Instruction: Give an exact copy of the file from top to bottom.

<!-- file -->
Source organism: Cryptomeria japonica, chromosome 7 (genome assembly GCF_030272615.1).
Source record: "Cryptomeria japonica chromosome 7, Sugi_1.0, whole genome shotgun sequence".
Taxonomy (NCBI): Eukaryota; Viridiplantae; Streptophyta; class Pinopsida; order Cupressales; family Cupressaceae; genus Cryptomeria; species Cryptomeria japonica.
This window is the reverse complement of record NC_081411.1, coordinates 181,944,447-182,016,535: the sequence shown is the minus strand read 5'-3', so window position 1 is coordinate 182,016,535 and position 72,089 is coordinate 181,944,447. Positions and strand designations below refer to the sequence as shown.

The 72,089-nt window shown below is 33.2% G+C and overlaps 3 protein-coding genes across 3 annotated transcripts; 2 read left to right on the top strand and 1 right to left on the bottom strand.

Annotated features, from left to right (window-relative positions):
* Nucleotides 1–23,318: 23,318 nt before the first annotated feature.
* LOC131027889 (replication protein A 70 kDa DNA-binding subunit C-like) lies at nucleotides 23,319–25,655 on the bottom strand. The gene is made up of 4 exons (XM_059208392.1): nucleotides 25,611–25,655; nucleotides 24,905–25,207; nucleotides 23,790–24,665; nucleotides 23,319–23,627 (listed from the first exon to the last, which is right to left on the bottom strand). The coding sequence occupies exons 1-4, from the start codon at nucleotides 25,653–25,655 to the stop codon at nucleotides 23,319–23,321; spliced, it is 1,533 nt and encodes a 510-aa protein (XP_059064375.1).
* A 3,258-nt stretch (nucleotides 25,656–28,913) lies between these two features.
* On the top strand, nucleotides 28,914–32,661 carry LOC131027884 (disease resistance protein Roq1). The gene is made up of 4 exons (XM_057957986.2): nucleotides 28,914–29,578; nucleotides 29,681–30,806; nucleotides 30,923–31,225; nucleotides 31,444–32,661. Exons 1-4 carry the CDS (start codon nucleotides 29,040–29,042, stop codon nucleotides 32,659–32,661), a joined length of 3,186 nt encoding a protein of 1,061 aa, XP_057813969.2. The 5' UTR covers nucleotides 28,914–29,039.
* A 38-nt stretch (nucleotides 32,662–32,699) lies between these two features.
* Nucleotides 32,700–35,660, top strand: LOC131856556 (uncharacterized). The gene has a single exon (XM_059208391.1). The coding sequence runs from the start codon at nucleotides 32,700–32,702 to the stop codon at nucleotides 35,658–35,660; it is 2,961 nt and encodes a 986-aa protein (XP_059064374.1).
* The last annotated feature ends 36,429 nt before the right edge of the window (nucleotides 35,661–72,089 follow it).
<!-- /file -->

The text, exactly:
Source organism: Cryptomeria japonica, chromosome 7 (genome assembly GCF_030272615.1).
Source record: "Cryptomeria japonica chromosome 7, Sugi_1.0, whole genome shotgun sequence".
Taxonomy (NCBI): Eukaryota; Viridiplantae; Streptophyta; class Pinopsida; order Cupressales; family Cupressaceae; genus Cryptomeria; species Cryptomeria japonica.
This window is the reverse complement of record NC_081411.1, coordinates 181,944,447-182,016,535: the sequence shown is the minus strand read 5'-3', so window position 1 is coordinate 182,016,535 and position 72,089 is coordinate 181,944,447. Positions and strand designations below refer to the sequence as shown.

The 72,089-nt window shown below is 33.2% G+C and overlaps 3 protein-coding genes across 3 annotated transcripts; 2 read left to right on the top strand and 1 right to left on the bottom strand.

Annotated features, from left to right (window-relative positions):
* Nucleotides 1–23,318: 23,318 nt before the first annotated feature.
* LOC131027889 (replication protein A 70 kDa DNA-binding subunit C-like) lies at nucleotides 23,319–25,655 on the bottom strand. The gene is made up of 4 exons (XM_059208392.1): nucleotides 25,611–25,655; nucleotides 24,905–25,207; nucleotides 23,790–24,665; nucleotides 23,319–23,627 (listed from the first exon to the last, which is right to left on the bottom strand). The coding sequence occupies exons 1-4, from the start codon at nucleotides 25,653–25,655 to the stop codon at nucleotides 23,319–23,321; spliced, it is 1,533 nt and encodes a 510-aa protein (XP_059064375.1).
* A 3,258-nt stretch (nucleotides 25,656–28,913) lies between these two features.
* On the top strand, nucleotides 28,914–32,661 carry LOC131027884 (disease resistance protein Roq1). The gene is made up of 4 exons (XM_057957986.2): nucleotides 28,914–29,578; nucleotides 29,681–30,806; nucleotides 30,923–31,225; nucleotides 31,444–32,661. Exons 1-4 carry the CDS (start codon nucleotides 29,040–29,042, stop codon nucleotides 32,659–32,661), a joined length of 3,186 nt encoding a protein of 1,061 aa, XP_057813969.2. The 5' UTR covers nucleotides 28,914–29,039.
* A 38-nt stretch (nucleotides 32,662–32,699) lies between these two features.
* Nucleotides 32,700–35,660, top strand: LOC131856556 (uncharacterized). The gene has a single exon (XM_059208391.1). The coding sequence runs from the start codon at nucleotides 32,700–32,702 to the stop codon at nucleotides 35,658–35,660; it is 2,961 nt and encodes a 986-aa protein (XP_059064374.1).
* The last annotated feature ends 36,429 nt before the right edge of the window (nucleotides 35,661–72,089 follow it).